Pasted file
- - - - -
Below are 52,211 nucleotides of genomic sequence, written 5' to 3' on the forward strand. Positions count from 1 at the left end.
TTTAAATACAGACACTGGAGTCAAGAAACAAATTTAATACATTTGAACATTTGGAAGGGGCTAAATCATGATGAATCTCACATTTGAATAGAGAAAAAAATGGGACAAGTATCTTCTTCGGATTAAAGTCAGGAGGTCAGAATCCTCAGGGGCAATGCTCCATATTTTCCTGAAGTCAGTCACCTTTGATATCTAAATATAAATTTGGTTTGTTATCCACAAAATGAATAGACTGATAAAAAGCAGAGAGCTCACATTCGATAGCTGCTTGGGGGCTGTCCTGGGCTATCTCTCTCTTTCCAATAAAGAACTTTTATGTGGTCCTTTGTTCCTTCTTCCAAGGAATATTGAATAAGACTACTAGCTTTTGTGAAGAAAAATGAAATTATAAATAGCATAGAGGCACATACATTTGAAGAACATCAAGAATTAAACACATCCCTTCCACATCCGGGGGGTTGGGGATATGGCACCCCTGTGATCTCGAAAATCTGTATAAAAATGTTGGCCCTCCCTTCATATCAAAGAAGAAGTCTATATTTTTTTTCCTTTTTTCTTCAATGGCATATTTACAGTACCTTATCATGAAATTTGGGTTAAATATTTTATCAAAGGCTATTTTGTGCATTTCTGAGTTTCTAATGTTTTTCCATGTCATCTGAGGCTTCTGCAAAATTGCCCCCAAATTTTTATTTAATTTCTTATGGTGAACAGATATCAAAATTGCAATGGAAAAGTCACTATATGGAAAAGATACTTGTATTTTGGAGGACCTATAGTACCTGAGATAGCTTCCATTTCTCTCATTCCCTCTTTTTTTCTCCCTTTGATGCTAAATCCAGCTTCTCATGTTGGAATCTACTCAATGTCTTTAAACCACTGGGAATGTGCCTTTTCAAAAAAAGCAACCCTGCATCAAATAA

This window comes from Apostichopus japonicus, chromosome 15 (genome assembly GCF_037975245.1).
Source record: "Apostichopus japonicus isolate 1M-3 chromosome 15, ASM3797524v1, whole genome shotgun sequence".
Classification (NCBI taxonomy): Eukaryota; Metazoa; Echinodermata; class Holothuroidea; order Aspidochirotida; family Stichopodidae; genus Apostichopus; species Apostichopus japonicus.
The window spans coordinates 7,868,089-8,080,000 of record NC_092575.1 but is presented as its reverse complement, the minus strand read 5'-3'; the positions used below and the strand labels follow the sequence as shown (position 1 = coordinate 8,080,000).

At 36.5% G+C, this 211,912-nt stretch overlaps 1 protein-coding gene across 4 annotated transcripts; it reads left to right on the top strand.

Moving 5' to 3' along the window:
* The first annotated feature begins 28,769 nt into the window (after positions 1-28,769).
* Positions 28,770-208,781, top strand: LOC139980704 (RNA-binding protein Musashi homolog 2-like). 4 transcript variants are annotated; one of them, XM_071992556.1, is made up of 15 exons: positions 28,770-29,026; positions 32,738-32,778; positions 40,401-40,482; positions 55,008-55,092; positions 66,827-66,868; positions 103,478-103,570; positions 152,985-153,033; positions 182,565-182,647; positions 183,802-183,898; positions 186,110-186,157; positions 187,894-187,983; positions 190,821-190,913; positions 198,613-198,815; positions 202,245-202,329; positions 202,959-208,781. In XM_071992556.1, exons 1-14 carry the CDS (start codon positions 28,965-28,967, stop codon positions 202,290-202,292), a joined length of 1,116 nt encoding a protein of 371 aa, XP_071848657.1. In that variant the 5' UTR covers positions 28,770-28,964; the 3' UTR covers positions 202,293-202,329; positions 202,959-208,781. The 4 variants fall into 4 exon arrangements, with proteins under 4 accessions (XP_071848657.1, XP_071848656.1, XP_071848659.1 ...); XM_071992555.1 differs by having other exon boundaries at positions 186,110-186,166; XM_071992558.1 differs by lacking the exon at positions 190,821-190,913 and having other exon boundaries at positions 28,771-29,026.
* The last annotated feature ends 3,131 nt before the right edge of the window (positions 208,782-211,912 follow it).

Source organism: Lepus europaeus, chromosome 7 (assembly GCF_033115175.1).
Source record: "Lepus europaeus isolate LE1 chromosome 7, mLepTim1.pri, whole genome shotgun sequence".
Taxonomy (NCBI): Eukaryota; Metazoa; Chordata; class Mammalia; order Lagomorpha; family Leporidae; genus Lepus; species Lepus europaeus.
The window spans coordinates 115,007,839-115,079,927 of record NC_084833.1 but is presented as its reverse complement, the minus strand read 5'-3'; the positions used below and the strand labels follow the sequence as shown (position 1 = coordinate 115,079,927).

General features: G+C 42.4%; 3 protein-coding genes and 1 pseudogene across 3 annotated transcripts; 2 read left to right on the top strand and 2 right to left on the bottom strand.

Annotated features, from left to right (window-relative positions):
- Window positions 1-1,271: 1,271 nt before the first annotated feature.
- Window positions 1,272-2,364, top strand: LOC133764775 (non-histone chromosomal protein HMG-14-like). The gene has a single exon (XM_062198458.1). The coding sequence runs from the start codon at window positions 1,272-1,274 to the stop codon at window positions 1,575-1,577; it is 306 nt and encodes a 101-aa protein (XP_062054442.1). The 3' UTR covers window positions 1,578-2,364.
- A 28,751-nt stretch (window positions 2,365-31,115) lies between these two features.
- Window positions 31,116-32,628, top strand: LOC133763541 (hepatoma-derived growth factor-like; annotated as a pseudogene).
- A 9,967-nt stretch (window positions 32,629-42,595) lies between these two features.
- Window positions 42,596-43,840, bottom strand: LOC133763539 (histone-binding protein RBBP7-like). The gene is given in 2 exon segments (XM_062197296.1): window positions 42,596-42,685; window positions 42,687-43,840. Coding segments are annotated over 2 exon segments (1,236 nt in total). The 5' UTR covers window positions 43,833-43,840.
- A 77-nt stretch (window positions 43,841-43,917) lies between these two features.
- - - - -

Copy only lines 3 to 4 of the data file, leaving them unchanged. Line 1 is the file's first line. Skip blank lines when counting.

This window comes from Apostichopus japonicus, chromosome 15 (genome assembly GCF_037975245.1).
Source record: "Apostichopus japonicus isolate 1M-3 chromosome 15, ASM3797524v1, whole genome shotgun sequence".